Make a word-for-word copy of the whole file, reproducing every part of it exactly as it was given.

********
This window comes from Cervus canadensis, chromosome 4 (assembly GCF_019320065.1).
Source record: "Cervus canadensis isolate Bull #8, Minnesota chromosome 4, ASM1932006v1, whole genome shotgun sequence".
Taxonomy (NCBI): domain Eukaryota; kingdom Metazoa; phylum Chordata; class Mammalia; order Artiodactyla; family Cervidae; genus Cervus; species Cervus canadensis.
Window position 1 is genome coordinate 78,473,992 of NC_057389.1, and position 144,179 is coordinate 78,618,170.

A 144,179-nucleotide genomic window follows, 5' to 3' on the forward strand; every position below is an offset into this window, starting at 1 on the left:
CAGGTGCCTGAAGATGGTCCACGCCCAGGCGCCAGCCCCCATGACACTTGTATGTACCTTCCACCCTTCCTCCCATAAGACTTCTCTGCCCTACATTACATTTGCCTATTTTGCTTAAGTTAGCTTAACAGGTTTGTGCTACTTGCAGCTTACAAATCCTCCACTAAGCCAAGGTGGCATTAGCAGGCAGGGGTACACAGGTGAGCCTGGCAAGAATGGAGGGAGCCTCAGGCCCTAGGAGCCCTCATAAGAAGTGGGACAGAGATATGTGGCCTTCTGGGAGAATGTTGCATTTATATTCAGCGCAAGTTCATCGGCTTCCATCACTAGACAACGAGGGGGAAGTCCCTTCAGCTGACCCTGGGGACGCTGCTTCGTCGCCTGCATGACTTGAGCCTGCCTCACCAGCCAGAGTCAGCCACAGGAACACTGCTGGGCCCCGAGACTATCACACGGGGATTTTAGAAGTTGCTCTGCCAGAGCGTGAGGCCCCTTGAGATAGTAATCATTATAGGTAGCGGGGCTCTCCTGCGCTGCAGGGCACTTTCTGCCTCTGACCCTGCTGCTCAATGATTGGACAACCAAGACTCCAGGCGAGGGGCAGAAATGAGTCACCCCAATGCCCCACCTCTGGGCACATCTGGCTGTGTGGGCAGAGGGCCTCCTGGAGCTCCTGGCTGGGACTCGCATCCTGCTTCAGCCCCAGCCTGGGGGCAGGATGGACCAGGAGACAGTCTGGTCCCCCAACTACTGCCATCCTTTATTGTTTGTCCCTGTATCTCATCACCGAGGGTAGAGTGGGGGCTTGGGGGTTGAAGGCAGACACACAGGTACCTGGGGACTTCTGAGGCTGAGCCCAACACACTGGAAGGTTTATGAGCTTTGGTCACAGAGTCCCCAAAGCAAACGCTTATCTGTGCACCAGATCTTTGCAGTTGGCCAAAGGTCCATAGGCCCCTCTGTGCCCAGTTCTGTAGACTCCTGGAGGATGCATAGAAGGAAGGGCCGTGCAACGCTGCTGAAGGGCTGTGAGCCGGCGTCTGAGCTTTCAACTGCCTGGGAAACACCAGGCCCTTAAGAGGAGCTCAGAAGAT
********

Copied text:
This window comes from Cervus canadensis, chromosome 4 (assembly GCF_019320065.1).
Source record: "Cervus canadensis isolate Bull #8, Minnesota chromosome 4, ASM1932006v1, whole genome shotgun sequence".
Taxonomy (NCBI): domain Eukaryota; kingdom Metazoa; phylum Chordata; class Mammalia; order Artiodactyla; family Cervidae; genus Cervus; species Cervus canadensis.
Window position 1 is genome coordinate 78,473,992 of NC_057389.1, and position 144,179 is coordinate 78,618,170.

A 144,179-nucleotide genomic window follows, 5' to 3' on the forward strand; every position below is an offset into this window, starting at 1 on the left:
CAGGTGCCTGAAGATGGTCCACGCCCAGGCGCCAGCCCCCATGACACTTGTATGTACCTTCCACCCTTCCTCCCATAAGACTTCTCTGCCCTACATTACATTTGCCTATTTTGCTTAAGTTAGCTTAACAGGTTTGTGCTACTTGCAGCTTACAAATCCTCCACTAAGCCAAGGTGGCATTAGCAGGCAGGGGTACACAGGTGAGCCTGGCAAGAATGGAGGGAGCCTCAGGCCCTAGGAGCCCTCATAAGAAGTGGGACAGAGATATGTGGCCTTCTGGGAGAATGTTGCATTTATATTCAGCGCAAGTTCATCGGCTTCCATCACTAGACAACGAGGGGGAAGTCCCTTCAGCTGACCCTGGGGACGCTGCTTCGTCGCCTGCATGACTTGAGCCTGCCTCACCAGCCAGAGTCAGCCACAGGAACACTGCTGGGCCCCGAGACTATCACACGGGGATTTTAGAAGTTGCTCTGCCAGAGCGTGAGGCCCCTTGAGATAGTAATCATTATAGGTAGCGGGGCTCTCCTGCGCTGCAGGGCACTTTCTGCCTCTGACCCTGCTGCTCAATGATTGGACAACCAAGACTCCAGGCGAGGGGCAGAAATGAGTCACCCCAATGCCCCACCTCTGGGCACATCTGGCTGTGTGGGCAGAGGGCCTCCTGGAGCTCCTGGCTGGGACTCGCATCCTGCTTCAGCCCCAGCCTGGGGGCAGGATGGACCAGGAGACAGTCTGGTCCCCCAACTACTGCCATCCTTTATTGTTTGTCCCTGTATCTCATCACCGAGGGTAGAGTGGGGGCTTGGGGGTTGAAGGCAGACACACAGGTACCTGGGGACTTCTGAGGCTGAGCCCAACACACTGGAAGGTTTATGAGCTTTGGTCACAGAGTCCCCAAAGCAAACGCTTATCTGTGCACCAGATCTTTGCAGTTGGCCAAAGGTCCATAGGCCCCTCTGTGCCCAGTTCTGTAGACTCCTGGAGGATGCATAGAAGGAAGGGCCGTGCAACGCTGCTGAAGGGCTGTGAGCCGGCGTCTGAGCTTTCAACTGCCTGGGAAACACCAGGCCCTTAAGAGGAGCTCAGAAGAT